When equal expression, opportunity, and supports exist for all people, society can reach its full potential. Individuals are empowered. Communities can create enduring solutions to pressing problems. Nations can foster peace.

We have seen the impacts of inequity all around the globe—a lack of access to health and education services resulting in hampered skills development, a lack of social mobility, and declines in civic engagement, all of which are critical factors in achieving peace, prosperity, and the promise of a just society.

Since 1958, EDC’s mission has been to improve health, education, and economic opportunity around the world. That mission guides us to work in difficult contexts where the lack of access to resources and inequity directly imperil progress. We do this work for a simple reason—because only through building equitable systems can we have a lasting impact on individuals, communities, and the world.

Equity is a focus on access to opportunity and places an emphasis on fairness and justice. Diversity is recognition and celebration of difference. Inclusion is when people with different identities are valued.

Our Guiding Principles

We have developed four principles for our work, which are based upon extensive research and our own experience:

  • Equity ensures fair distribution of opportunity and power. Our goal of equity is for individuals to have the fullest possible engagement in their communities, society and nations. For us to achieve this goal, historically excluded groups must have a central voice and role in efforts to address inequity and injustice.
  • Equity requires understanding. Change is most possible when we understand how exclusion occurs, how it can be addressed, and how ensuring equal opportunities can facilitate every person in reaching their full potential, especially those who are systemically excluded.
  • Equity is intentional and requires accountability. Once we identify practices of exclusion, we must develop and implement inclusive policies, frameworks and practices to ensure inclusive and equitable partnership and voice.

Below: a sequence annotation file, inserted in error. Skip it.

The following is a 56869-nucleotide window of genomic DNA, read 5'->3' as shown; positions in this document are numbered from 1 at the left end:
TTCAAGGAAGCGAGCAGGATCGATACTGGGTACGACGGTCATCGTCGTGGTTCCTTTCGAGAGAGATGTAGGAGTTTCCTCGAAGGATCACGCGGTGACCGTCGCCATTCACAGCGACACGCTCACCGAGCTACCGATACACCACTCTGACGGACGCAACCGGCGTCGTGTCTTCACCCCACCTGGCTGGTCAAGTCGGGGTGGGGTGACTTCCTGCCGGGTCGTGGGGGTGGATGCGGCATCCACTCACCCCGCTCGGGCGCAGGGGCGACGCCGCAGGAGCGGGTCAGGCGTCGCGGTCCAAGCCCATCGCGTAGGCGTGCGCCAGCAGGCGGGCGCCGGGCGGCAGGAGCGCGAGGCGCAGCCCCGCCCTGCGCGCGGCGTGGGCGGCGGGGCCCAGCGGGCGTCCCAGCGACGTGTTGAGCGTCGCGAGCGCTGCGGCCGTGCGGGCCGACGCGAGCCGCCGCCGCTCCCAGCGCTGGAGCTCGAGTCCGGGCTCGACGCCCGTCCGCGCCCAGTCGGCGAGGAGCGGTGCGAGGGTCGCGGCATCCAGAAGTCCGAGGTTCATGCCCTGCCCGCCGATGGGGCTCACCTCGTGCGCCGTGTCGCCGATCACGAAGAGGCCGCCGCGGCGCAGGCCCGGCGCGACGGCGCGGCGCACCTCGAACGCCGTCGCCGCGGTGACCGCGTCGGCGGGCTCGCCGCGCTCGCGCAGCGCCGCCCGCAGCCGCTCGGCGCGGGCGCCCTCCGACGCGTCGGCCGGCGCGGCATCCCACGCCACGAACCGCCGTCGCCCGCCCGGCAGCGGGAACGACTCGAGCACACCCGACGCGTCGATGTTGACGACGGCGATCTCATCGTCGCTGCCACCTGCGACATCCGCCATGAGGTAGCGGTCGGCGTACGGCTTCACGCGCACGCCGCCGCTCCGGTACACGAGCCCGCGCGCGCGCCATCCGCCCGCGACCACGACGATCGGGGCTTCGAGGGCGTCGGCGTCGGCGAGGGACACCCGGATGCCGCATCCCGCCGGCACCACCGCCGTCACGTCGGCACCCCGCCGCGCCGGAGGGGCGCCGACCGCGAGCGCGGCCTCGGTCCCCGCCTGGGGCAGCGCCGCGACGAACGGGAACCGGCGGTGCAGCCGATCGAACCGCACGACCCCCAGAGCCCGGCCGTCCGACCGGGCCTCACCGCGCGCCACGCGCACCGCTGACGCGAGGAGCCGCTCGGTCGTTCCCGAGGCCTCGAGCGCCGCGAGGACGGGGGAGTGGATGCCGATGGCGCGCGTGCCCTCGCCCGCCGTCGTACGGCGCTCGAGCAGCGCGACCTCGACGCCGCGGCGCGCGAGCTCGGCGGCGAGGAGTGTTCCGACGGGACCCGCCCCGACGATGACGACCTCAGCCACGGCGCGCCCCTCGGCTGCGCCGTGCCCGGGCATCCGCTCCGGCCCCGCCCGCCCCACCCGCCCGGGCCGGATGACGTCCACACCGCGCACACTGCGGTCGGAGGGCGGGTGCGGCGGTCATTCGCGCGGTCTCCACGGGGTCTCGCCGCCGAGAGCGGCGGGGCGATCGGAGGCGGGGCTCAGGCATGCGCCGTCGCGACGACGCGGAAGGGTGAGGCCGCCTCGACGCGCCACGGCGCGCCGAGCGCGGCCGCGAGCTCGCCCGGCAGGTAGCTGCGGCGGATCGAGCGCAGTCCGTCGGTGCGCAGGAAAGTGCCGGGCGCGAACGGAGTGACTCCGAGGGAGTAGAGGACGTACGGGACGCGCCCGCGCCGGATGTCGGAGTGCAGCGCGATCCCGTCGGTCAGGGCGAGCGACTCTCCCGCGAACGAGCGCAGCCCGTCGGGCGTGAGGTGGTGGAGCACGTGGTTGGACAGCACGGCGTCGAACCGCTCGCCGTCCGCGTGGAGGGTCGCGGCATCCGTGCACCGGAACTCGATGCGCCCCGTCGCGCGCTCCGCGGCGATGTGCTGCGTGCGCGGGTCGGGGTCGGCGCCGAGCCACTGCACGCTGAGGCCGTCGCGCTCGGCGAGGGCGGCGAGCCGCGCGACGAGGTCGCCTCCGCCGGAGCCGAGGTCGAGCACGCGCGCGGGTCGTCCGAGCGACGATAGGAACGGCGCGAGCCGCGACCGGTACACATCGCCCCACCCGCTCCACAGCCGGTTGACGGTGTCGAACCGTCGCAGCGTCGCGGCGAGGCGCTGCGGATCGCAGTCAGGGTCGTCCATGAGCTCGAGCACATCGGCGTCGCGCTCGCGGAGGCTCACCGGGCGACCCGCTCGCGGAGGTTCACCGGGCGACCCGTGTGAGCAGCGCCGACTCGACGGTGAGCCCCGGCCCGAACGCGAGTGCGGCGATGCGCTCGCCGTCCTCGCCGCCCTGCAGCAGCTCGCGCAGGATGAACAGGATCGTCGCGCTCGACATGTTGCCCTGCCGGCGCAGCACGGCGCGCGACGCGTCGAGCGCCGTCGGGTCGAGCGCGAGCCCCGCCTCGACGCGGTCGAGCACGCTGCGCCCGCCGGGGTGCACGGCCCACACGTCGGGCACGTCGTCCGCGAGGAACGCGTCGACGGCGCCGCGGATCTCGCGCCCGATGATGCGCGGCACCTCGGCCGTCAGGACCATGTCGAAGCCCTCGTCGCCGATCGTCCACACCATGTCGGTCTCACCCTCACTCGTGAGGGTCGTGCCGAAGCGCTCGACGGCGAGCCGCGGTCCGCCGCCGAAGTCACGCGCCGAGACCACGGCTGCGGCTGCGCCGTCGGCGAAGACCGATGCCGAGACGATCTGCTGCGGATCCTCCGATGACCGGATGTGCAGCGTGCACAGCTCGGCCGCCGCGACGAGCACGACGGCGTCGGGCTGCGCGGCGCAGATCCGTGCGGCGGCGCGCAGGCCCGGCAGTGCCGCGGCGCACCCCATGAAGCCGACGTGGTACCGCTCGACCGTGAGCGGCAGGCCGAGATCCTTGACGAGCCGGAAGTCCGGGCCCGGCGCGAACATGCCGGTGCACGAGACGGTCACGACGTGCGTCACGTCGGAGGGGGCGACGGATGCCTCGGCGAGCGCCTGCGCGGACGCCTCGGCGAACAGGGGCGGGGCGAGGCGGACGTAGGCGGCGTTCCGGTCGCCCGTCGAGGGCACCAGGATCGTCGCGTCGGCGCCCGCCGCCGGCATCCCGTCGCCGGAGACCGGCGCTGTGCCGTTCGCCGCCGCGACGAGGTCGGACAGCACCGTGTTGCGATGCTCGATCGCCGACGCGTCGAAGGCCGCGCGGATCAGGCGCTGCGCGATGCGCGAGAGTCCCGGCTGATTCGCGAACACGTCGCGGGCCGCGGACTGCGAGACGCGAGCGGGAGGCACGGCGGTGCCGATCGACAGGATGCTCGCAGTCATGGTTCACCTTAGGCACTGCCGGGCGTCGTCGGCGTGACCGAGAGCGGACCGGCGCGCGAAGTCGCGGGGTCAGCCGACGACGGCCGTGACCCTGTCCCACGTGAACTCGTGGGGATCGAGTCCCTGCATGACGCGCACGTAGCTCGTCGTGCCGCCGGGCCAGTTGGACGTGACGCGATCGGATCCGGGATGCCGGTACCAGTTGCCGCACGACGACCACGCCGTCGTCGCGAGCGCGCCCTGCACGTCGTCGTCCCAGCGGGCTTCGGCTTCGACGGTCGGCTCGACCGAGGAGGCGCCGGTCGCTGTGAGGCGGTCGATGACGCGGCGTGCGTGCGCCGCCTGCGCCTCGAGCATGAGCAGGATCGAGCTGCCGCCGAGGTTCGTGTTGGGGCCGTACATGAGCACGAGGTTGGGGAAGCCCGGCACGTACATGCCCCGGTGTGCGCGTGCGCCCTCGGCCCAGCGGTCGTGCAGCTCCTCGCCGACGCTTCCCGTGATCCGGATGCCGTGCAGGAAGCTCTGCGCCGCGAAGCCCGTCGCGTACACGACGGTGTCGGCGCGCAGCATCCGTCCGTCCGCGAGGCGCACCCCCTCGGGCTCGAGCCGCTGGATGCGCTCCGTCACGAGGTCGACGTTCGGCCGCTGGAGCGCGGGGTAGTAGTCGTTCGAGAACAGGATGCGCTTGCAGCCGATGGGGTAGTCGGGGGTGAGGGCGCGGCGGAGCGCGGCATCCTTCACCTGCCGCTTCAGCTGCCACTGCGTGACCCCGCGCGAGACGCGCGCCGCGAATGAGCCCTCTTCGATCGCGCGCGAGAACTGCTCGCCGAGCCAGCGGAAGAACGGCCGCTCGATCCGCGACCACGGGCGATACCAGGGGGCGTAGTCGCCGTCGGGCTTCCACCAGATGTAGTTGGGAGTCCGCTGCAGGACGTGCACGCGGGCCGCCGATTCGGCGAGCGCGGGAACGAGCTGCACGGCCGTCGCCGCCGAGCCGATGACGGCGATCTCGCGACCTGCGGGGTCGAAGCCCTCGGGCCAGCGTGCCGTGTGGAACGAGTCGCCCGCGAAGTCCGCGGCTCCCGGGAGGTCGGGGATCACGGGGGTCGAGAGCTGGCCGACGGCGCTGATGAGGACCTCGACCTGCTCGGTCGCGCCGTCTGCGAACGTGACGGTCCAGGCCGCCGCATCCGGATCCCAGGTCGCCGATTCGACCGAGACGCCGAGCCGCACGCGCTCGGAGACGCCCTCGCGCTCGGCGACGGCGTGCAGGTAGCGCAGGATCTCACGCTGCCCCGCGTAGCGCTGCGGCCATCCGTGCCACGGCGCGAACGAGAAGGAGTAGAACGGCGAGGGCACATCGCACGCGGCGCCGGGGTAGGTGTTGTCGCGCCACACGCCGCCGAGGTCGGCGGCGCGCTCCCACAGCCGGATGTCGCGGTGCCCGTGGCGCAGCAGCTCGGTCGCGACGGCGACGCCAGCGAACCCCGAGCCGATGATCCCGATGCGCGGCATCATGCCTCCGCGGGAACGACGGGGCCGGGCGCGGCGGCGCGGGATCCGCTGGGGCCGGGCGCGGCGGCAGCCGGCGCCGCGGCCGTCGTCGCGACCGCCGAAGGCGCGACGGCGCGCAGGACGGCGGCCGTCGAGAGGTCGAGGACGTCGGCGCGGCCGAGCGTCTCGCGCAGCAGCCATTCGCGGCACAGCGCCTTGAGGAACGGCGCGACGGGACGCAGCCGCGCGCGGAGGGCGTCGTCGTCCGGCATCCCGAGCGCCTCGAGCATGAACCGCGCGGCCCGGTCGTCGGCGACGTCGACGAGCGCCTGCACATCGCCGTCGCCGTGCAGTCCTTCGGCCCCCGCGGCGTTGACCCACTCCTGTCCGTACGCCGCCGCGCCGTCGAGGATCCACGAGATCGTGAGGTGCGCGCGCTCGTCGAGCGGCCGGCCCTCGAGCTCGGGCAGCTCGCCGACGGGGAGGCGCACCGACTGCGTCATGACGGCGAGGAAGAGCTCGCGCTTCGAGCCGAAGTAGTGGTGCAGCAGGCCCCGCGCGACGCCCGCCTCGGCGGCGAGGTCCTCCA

• Equity is essential to resilient individuals and societies. Supporting and recognizing community-led efforts increases individuals’ trust and strengthens their bonds to community and society, offering new resources and opportunities.

What Is Unique about EDC’s Approach?

Our commitment to equity involves not just what we do, but how we do it. At EDC, our approach is distinctive because we:

  • Build deep relationships with our partners and work with them to break down barriers to reach the underserved and improve coordinated services
  • Ensure that our programs are equitably implemented and do not exacerbate existing inequities
  • Learn about existing challenges and opportunities and innovate to leverage opportunities and address those challenges in partnership with stakeholders
  • Use culturally responsive monitoring and evaluation to inform our decisions, build local capacity, stimulate learning, and improve performance
  • Implement projects at multiple levels because equity can only exist when change is implemented across systems: from classrooms to school systems, from community health clinics to state health systems, and from regional improvements to nationwide reforms

This commitment is also reflected in the individuals at EDC who do that work. We promote a diverse and inclusive workplace, support career paths that expand opportunity for all staff within the organization, and work intentionally to attract diverse talent.

Our Approach and Principles in Action

EDC works around the world— in active conflict and post-conflict zones, in traditionally resource-deprived neighborhoods, and among communities that have experienced sustained discrimination and repression. Over the years, our programs have: